Friday, November 03, 2006

Having Keys Means You Belong

This is an story I have been working on since the day I left for Egypt. It started when I literally pulled out of my driveway on the way to mission orientation. Just before I got in the car I handed my keys to my father. Keys to the house, keys to my car, keys to my church and all kinds of random keys that I have long since forgotten what they open.

As the car rolled down the street, away from my home, I felt a profound sense of disconnect. It was one of those moments where the staggering realization that I was leaving the country for a whole year hit me in square between the eyes. I wasn't just giving up my keys, I was giving up little symbols of everything I was connected to, signs that someone trusted me, indications that I belonged.

The long flight to Egypt was surreal and gave me this indistinct "fuzzy" feeling, the anticipation of things to come. I was in between two lives. I left one behind that I no longer belonged to and was going to one that I didn't yet belong in.

When I got off the plane and arrived at Dawson Hall, my home for the next year, the process of belonging began again. I was given keys to my flat. I belonged at Dawson Hall.

After I completed my Arabic language classes, I was given another key: the key to my office where I would design publications and archive old volumes of handwritten text. I was entrusted with the computers and property in that room. I belonged at The Synod of the Nile.

Over the year I was trusted time and again with keys and belonged at many places, whether it was an office, a person's home or a hotel.

Fast-forward nearly a year. It was time again to relinquish these little symbols of trust and belonging. I said my farewells to my friends at the Synod of the Nile and handed over the keys to my office. I packed all of my things into two large suitcases and surrendered the keys to my flat. And once again I didn't belong. I didn't belong anywhere. I was in between lives once again. It was just temporary for me though.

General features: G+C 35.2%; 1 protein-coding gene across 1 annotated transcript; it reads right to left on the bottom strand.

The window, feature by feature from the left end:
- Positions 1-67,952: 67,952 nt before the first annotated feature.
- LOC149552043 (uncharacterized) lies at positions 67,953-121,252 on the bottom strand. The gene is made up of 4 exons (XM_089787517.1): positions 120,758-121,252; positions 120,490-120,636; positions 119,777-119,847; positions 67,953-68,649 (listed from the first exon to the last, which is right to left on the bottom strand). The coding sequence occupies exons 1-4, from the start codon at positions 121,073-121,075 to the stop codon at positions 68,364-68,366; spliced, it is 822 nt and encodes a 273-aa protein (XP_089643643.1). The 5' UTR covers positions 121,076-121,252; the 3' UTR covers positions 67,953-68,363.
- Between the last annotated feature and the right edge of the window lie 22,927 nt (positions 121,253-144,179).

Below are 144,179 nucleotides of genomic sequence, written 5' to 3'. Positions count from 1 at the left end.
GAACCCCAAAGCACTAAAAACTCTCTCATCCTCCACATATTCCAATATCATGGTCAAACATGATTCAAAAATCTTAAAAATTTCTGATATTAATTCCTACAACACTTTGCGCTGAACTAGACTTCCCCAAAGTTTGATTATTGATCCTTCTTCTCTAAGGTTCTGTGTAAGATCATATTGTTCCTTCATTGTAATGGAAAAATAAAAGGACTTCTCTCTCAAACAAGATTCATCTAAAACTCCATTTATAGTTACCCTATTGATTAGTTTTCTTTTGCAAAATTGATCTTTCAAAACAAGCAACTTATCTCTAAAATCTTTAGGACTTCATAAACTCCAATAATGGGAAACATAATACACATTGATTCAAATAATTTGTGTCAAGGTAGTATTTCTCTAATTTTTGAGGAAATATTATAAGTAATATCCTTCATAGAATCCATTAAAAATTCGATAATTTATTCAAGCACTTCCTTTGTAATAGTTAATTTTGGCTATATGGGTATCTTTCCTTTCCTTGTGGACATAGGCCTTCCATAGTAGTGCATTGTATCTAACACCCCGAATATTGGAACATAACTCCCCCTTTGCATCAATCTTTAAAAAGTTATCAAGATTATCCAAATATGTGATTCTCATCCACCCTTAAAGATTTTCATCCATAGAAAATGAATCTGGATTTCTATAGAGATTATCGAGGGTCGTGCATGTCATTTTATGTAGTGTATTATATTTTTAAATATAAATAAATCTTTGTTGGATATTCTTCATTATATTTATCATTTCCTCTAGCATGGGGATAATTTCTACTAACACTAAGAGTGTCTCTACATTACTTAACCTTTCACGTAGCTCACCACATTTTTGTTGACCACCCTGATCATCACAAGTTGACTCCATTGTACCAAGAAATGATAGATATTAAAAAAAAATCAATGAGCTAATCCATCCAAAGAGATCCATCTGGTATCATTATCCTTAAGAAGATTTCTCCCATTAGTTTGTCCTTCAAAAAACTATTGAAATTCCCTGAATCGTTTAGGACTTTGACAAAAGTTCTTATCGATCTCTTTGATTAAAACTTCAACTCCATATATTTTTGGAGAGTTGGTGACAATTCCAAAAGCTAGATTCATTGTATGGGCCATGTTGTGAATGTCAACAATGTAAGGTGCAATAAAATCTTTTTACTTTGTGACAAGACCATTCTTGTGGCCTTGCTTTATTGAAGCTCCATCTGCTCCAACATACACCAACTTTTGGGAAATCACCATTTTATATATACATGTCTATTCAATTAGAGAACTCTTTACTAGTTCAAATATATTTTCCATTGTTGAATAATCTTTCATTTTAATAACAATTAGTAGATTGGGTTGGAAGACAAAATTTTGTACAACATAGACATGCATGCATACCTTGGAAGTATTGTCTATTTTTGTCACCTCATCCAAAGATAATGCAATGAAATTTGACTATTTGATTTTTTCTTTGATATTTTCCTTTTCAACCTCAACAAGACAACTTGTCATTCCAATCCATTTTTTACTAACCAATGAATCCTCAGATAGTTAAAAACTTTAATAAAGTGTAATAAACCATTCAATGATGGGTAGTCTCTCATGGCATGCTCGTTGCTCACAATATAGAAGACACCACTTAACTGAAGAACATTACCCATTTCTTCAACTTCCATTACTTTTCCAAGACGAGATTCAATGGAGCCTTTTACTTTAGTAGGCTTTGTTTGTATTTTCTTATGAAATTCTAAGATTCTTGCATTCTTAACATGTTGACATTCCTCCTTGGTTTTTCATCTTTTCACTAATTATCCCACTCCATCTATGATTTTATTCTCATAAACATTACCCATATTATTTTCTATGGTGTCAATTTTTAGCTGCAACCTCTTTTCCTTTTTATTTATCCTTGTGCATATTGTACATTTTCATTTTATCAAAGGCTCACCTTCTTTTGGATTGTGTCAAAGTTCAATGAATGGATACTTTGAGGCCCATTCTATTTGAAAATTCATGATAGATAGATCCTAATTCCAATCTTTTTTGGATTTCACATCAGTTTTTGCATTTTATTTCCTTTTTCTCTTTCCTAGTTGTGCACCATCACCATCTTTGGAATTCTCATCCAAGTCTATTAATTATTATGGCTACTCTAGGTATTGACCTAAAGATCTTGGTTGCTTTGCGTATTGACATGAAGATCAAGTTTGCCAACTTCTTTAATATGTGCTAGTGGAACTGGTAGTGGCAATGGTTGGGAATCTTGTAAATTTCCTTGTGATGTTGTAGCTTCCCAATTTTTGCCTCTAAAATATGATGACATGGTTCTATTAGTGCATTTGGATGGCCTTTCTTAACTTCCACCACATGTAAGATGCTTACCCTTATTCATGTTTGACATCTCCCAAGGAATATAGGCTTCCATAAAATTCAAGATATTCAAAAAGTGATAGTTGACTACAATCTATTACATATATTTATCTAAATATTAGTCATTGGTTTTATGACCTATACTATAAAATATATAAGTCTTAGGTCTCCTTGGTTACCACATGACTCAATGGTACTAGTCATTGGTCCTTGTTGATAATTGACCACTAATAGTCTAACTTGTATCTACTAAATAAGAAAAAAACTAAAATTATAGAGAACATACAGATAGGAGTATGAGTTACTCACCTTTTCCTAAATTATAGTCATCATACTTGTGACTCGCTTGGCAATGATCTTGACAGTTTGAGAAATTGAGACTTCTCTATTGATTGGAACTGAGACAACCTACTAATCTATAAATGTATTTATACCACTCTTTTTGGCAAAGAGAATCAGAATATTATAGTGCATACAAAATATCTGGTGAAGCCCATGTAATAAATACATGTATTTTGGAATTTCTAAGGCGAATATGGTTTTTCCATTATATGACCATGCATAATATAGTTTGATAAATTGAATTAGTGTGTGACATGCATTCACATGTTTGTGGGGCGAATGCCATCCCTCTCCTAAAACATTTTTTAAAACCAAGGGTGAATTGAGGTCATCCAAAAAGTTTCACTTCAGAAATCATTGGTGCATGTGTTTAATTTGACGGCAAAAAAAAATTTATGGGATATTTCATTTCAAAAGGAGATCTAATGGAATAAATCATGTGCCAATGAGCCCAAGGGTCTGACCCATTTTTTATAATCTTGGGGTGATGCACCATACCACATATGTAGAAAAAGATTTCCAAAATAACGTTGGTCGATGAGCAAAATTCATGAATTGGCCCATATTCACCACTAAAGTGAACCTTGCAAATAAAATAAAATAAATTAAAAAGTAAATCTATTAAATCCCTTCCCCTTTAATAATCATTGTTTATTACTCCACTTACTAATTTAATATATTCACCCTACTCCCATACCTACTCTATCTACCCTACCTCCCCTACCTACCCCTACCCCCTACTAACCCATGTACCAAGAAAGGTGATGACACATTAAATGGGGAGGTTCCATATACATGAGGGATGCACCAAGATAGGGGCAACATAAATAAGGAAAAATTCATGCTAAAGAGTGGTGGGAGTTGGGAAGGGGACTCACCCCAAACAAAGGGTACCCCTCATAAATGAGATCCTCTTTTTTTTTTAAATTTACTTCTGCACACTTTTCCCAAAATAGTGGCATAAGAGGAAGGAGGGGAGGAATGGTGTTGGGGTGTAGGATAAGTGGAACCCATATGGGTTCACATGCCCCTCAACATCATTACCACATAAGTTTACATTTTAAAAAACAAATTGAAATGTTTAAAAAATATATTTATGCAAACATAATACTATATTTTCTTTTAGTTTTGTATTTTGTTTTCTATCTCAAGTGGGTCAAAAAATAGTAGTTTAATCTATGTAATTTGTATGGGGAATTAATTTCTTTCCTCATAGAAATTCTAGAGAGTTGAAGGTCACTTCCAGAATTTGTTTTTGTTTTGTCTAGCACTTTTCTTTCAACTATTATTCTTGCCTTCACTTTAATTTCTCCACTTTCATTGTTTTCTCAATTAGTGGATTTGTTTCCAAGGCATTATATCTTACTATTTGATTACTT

What about those people who aren't just in between lives? You know, those folks that never have keys? The poor and homeless. Since they don't have keys society believes they don't belong anywhere... permanently. Nobody trusts them. In society's eyes... they... don't... belong.

There is one person in my life that I argue with quite a bit about the homeless. "Why don't they get jobs? They just stand around outside the homeless shelter all day and wait for handouts. They're lazy!" this person says.

What I have come to realize though is that nobody trusts them. If you were a business owner, would you hire a homeless person who didn't have transportation? Probably not. If you were a leasing agent for an apartment complex, would you rent to a jobless person? Probably not. They can't get a job because they are homeless and can't get a home because they are jobless. So you can see how homeless people are already at a disadvantage by simply not having keys.

Take your keys out and put them on the desk in front of you. Go on... do it. Good. Now look hard at your keys. Those keys to your home or apartment mean that somebody trusts you enough to pay rent or a mortgage. Those keys to your car means somebody trusts you to pay the financing or on a lease. Simply having those keys proves that you belong in this society. They are also a symbol of opportunity that not everyone has.

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